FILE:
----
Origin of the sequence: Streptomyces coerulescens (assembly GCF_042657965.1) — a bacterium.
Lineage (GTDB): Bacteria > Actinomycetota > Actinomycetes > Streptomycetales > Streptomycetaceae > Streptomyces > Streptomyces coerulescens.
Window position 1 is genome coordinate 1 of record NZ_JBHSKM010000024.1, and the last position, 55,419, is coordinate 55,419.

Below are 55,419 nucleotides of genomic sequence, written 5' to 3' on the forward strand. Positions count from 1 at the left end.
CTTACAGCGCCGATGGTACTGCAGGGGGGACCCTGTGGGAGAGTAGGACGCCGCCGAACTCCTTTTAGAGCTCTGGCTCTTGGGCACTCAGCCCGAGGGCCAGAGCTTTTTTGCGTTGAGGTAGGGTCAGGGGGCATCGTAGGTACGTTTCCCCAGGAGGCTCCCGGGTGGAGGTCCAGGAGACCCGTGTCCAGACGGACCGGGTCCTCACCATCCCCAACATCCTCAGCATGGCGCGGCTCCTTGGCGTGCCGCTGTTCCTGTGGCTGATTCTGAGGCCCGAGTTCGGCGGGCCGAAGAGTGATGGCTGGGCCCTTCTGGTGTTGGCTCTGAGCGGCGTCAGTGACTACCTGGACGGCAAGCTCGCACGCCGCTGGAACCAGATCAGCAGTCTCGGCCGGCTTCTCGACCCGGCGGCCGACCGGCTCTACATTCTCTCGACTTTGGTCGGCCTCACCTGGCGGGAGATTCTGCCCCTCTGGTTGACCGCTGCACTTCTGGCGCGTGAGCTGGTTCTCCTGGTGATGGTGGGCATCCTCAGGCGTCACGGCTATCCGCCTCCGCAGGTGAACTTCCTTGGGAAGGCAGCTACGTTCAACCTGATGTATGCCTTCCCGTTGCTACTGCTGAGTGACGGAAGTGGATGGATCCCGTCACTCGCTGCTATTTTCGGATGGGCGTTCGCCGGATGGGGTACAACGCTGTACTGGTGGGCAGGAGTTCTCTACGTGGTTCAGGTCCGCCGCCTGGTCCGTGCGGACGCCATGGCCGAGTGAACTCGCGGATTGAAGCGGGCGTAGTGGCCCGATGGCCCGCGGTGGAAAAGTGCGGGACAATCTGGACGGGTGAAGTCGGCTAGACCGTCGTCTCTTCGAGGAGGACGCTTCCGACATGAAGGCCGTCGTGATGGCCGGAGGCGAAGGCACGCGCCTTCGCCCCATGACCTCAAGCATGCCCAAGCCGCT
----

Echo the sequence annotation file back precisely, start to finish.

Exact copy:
Origin of the sequence: Streptomyces coerulescens (assembly GCF_042657965.1) — a bacterium.
Lineage (GTDB): Bacteria > Actinomycetota > Actinomycetes > Streptomycetales > Streptomycetaceae > Streptomyces > Streptomyces coerulescens.
Window position 1 is genome coordinate 1 of record NZ_JBHSKM010000024.1, and the last position, 55,419, is coordinate 55,419.

Below are 55,419 nucleotides of genomic sequence, written 5' to 3' on the forward strand. Positions count from 1 at the left end.
CTTACAGCGCCGATGGTACTGCAGGGGGGACCCTGTGGGAGAGTAGGACGCCGCCGAACTCCTTTTAGAGCTCTGGCTCTTGGGCACTCAGCCCGAGGGCCAGAGCTTTTTTGCGTTGAGGTAGGGTCAGGGGGCATCGTAGGTACGTTTCCCCAGGAGGCTCCCGGGTGGAGGTCCAGGAGACCCGTGTCCAGACGGACCGGGTCCTCACCATCCCCAACATCCTCAGCATGGCGCGGCTCCTTGGCGTGCCGCTGTTCCTGTGGCTGATTCTGAGGCCCGAGTTCGGCGGGCCGAAGAGTGATGGCTGGGCCCTTCTGGTGTTGGCTCTGAGCGGCGTCAGTGACTACCTGGACGGCAAGCTCGCACGCCGCTGGAACCAGATCAGCAGTCTCGGCCGGCTTCTCGACCCGGCGGCCGACCGGCTCTACATTCTCTCGACTTTGGTCGGCCTCACCTGGCGGGAGATTCTGCCCCTCTGGTTGACCGCTGCACTTCTGGCGCGTGAGCTGGTTCTCCTGGTGATGGTGGGCATCCTCAGGCGTCACGGCTATCCGCCTCCGCAGGTGAACTTCCTTGGGAAGGCAGCTACGTTCAACCTGATGTATGCCTTCCCGTTGCTACTGCTGAGTGACGGAAGTGGATGGATCCCGTCACTCGCTGCTATTTTCGGATGGGCGTTCGCCGGATGGGGTACAACGCTGTACTGGTGGGCAGGAGTTCTCTACGTGGTTCAGGTCCGCCGCCTGGTCCGTGCGGACGCCATGGCCGAGTGAACTCGCGGATTGAAGCGGGCGTAGTGGCCCGATGGCCCGCGGTGGAAAAGTGCGGGACAATCTGGACGGGTGAAGTCGGCTAGACCGTCGTCTCTTCGAGGAGGACGCTTCCGACATGAAGGCCGTCGTGATGGCCGGAGGCGAAGGCACGCGCCTTCGCCCCATGACCTCAAGCATGCCCAAGCCGCT